A good place to start the education process is with a book designed for that very purpose: Postmillennialism Made Easy.
Postmillennialism Made Easy (by Ken Gentry)
Basic introduction to postmillennialism with response to leading objections.
See more study materials at: www.KennethGentry.com
Tagged: Defining postmillennialism, postmillennial liberalism
Hi Dr. Keneth Gentry.
Please, create studies on the beasts of Daniel.
I’m from Brazil, we do not have preterist comments on Daniel book and the foreign books are so expansive because of the import tax.
I have a few studies on Daniel on this blogsite. See https://postmillennialworldview.com/page/2/?s=daniel&submit=Search
Dr. Gentry, I agree with you in principle, and I believe if Christians could, for the most part, come out from under the dispensationalist view of the end times, earth could be Christianized. But what if man, in his stupidity, starts a nuclear war and destroys the planet and annihilates himself? I see the Great Commission as fulfilled in that when the Jews killed Stephen the church scattered from Jerusalem to Judea and Samaria; then Paul took the gospel to the world, going to Rome and stood before Nero, himself – the belly of the beast. Thoughts?
But mankind’s destruction by nuclear war is not a fact. It is a fear. But the Scripture teaches contrary to that fear by offering the long-run postmillennial hope.
Yes, the beginning of the fulfillment of the Great Commission was a Stephen’s conversion. But that is not the whole fulfillment. It is an ongoing program that encompasses “all nations.”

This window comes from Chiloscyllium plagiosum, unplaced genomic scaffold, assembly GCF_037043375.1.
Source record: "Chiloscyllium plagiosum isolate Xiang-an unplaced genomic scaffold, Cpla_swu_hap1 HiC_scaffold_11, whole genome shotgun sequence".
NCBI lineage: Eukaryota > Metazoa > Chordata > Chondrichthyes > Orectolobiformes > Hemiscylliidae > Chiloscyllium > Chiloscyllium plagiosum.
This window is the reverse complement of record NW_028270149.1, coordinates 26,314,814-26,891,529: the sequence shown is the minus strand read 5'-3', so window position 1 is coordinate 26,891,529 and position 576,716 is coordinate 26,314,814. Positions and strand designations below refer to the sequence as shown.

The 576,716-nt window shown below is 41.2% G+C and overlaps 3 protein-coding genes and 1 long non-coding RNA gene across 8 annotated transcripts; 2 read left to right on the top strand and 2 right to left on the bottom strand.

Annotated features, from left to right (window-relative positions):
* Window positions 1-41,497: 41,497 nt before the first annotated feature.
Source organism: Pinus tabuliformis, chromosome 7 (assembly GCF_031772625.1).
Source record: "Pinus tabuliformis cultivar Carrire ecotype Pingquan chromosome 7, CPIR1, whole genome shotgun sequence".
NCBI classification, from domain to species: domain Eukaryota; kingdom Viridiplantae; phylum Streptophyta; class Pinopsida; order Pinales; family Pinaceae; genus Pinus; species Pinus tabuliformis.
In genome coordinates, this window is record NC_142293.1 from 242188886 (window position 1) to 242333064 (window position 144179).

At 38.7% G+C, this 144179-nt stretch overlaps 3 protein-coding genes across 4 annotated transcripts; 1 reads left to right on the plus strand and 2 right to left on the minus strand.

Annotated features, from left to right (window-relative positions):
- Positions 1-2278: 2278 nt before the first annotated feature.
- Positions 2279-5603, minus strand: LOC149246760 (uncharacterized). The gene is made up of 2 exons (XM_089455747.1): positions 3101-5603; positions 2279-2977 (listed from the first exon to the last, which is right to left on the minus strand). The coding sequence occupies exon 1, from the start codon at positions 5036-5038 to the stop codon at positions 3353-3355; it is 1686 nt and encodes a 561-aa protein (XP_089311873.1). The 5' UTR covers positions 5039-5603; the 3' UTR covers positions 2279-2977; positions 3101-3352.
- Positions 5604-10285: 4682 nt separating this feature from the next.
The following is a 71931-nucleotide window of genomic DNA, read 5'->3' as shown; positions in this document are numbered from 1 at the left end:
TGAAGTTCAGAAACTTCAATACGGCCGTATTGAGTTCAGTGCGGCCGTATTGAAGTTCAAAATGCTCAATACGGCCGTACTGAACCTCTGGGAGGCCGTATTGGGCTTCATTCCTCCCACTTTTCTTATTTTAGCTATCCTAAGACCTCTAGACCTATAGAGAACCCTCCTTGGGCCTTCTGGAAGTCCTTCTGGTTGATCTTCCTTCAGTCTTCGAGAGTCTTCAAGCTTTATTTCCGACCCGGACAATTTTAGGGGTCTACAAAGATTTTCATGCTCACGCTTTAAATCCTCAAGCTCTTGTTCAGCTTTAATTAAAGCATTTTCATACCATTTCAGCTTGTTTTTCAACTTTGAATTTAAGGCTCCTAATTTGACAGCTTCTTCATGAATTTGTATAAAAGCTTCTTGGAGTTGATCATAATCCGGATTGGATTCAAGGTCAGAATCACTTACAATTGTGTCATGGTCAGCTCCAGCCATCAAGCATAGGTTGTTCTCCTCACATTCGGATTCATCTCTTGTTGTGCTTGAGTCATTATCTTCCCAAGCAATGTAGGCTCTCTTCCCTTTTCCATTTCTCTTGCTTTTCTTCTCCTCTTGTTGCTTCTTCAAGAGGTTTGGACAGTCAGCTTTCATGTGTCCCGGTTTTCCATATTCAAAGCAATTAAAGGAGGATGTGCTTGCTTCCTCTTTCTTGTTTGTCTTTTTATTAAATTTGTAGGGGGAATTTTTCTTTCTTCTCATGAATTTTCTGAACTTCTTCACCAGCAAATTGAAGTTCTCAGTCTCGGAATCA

Indeed, one can say the Great Commission is not complete because, according to Matthew 28:19, Jesus’ charge to us was to go and make disciples of all nations. The question then becomes, how far do you take that? One person per nation or all people of all nations? Mark 16:15 says to preach the gospel to all creation, but according to Colossians 1:6,23, one can say that has been fulfilled. Then there is Acts 1:8, but according to 8:1 and the apostles’ travels, one can say that was fulfilled. So I guess that depends on the point one is making. Cannot all be true? The caveat is, that does not mean we are to stop being witnesses, for we should do so as long as we live.
I understand mankind’s self-destruction is hypothetical, but it certainly is possible and appears to be the direction we are going. For all we know, the gains of the first few centuries after the resurrection may be the best there is. I do not think we know for sure, but I don’t wring my hands about it. I have discussions with people who believe they would be missing out if they adopted the preterist view. Instead, they’re waiting for the rapture. Even those in my apologetics group believe the Scriptures aren’t enough and are more interested in sound byte responses to various objections. It’s maddening that they don’t grasp the blessings they possess in Christ. Whatever happened to preach the Word, in season and out of season? We are out of season now, it seems but still, preach the Word. God needs to bring a revival here in America, or else we’re going by the wayside.
You have to compare Scripture with Scripture. Postmillennialism is not based on one verse or one passage (e.g., Matt. 28:19), but many Scriptures. And a good number of Scriptures speak of the massive influence of Christ over the world, rather than simply a few thousand in the first century. The downpayment for such, so to speak, is the representation of the world in principle in the first century (e.g., Col. 1:6, 23).